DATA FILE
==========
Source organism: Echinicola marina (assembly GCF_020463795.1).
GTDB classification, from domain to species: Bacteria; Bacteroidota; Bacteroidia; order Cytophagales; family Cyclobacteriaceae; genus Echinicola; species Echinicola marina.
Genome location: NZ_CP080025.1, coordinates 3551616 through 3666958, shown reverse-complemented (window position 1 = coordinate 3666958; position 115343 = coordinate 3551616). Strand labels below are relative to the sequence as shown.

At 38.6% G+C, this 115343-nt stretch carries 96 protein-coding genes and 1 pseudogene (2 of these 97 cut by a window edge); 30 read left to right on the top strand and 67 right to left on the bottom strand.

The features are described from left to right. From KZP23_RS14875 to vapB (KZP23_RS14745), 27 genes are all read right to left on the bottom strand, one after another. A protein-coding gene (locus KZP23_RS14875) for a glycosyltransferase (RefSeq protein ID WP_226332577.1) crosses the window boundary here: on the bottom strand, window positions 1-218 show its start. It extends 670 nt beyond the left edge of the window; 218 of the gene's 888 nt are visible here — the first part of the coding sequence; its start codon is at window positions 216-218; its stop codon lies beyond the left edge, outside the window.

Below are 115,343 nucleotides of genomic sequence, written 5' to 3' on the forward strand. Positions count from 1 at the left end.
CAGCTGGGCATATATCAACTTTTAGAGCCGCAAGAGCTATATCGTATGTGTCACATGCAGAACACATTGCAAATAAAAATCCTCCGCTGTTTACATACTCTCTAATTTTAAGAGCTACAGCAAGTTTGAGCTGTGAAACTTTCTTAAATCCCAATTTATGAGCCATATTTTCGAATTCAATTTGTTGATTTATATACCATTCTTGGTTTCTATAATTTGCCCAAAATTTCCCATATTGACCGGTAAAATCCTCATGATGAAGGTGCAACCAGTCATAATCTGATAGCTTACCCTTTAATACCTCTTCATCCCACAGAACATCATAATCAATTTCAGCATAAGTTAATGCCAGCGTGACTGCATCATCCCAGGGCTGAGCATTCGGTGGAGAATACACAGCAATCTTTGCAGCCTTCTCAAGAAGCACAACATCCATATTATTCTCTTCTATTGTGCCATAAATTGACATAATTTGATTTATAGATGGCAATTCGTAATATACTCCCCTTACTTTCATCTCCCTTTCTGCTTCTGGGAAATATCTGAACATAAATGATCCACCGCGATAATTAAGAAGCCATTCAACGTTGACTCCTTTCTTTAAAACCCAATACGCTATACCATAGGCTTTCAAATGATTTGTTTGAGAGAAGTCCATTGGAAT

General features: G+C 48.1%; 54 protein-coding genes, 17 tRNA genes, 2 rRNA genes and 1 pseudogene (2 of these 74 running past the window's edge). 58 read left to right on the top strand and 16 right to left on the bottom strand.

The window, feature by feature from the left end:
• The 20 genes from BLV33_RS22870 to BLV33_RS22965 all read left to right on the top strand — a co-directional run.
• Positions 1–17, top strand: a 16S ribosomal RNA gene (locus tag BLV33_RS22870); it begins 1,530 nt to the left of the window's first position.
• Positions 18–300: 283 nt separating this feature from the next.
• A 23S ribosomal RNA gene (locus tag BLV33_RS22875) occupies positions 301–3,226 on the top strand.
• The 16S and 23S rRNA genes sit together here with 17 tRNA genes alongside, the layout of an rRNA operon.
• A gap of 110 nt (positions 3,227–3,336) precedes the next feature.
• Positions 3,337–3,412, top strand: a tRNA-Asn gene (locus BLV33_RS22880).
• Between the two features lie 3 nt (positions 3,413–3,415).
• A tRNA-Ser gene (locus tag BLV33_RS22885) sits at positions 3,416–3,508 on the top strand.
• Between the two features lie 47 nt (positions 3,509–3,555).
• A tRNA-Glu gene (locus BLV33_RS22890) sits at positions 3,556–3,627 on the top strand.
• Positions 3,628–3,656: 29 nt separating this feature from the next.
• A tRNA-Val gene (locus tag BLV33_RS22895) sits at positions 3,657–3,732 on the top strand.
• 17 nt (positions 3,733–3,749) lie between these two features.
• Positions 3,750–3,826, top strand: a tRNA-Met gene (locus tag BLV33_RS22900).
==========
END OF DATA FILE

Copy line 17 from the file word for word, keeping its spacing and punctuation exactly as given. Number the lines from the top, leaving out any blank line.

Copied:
• Between the two features lie 3 nt (positions 3,413–3,415).